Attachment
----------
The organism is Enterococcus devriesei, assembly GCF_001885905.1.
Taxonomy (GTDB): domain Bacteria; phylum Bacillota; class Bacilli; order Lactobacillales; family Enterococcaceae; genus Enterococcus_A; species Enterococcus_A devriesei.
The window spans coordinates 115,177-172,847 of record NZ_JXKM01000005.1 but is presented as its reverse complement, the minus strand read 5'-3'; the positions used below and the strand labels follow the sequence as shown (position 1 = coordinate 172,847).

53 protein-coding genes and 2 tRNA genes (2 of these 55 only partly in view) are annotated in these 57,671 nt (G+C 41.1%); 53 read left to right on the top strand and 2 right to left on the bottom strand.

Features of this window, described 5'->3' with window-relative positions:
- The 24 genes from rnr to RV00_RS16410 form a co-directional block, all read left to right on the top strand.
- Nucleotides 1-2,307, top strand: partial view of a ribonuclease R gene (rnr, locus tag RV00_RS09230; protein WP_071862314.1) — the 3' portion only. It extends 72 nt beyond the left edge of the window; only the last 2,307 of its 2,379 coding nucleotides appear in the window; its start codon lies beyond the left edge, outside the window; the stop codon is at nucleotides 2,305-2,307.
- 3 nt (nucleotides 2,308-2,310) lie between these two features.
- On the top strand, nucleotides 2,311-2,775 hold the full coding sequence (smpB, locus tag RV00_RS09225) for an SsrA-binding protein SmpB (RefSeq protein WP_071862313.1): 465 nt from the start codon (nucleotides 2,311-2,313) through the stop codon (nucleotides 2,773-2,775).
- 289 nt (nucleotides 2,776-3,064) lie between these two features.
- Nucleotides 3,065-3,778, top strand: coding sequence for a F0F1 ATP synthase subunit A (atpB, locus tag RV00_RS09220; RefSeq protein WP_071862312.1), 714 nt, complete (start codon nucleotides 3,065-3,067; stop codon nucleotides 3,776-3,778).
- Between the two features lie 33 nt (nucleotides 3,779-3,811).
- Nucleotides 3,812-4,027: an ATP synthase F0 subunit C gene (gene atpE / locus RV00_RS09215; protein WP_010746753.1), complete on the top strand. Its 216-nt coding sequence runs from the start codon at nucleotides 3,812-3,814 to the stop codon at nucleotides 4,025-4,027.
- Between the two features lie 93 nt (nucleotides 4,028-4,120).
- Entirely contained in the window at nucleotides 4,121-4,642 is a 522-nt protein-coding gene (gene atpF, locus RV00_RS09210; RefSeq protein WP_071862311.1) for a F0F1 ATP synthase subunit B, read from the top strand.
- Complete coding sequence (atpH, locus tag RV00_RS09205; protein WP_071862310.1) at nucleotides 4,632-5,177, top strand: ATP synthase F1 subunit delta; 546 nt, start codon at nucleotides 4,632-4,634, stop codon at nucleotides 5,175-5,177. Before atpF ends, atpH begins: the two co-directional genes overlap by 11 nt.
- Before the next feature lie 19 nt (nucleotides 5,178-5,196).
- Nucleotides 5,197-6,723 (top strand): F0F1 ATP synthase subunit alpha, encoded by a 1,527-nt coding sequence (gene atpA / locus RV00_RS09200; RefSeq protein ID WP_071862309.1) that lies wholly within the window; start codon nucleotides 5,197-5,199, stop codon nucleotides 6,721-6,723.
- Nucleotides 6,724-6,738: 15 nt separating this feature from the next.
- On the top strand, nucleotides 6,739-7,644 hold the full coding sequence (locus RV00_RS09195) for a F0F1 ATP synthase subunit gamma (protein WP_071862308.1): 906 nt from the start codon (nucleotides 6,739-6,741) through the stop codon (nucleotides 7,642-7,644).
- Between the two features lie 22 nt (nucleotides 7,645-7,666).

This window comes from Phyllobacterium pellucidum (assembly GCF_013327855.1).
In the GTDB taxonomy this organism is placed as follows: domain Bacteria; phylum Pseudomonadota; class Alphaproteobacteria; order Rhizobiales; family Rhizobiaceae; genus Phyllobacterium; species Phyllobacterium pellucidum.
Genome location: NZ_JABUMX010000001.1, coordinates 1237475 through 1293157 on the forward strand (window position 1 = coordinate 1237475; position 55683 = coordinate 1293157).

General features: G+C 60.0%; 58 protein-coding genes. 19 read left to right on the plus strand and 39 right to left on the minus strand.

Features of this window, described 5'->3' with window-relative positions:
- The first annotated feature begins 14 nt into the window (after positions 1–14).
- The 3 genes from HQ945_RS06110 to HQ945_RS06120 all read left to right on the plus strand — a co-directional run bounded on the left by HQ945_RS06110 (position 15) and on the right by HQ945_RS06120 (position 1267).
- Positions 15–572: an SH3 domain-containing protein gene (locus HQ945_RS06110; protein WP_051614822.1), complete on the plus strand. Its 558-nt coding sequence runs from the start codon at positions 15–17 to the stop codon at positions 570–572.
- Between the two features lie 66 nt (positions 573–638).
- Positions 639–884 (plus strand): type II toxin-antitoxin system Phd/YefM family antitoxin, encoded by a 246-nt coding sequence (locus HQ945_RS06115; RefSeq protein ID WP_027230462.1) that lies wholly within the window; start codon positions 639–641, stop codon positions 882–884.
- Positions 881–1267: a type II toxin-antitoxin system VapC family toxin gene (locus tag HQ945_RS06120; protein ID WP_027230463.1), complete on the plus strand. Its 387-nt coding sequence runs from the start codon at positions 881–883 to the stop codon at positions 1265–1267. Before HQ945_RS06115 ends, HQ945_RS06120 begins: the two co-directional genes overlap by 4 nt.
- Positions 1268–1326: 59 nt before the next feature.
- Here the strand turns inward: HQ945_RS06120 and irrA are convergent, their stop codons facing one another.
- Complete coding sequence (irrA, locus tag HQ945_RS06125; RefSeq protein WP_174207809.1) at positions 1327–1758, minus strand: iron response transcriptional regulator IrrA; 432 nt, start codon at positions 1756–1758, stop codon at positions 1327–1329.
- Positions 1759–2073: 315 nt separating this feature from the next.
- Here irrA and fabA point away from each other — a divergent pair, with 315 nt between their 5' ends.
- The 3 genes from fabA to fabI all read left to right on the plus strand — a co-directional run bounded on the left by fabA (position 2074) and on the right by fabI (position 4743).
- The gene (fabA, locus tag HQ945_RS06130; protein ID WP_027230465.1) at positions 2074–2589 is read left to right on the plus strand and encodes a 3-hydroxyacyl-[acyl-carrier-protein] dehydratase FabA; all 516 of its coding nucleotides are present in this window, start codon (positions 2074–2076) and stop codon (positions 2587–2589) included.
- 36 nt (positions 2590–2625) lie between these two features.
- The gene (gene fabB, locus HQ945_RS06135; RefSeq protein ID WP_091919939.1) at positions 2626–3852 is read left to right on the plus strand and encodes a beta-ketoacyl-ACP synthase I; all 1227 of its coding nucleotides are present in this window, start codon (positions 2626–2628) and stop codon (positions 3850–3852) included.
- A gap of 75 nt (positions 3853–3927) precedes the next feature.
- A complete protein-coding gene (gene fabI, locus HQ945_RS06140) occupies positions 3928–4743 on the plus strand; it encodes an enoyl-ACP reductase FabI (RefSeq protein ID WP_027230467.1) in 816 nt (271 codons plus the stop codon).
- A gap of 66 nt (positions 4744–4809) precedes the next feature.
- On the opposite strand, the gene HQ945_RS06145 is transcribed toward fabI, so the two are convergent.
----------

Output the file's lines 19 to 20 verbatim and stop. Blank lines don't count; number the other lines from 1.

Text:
- Nucleotides 6,724-6,738: 15 nt separating this feature from the next.
- On the top strand, nucleotides 6,739-7,644 hold the full coding sequence (locus RV00_RS09195) for a F0F1 ATP synthase subunit gamma (protein WP_071862308.1): 906 nt from the start codon (nucleotides 6,739-6,741) through the stop codon (nucleotides 7,642-7,644).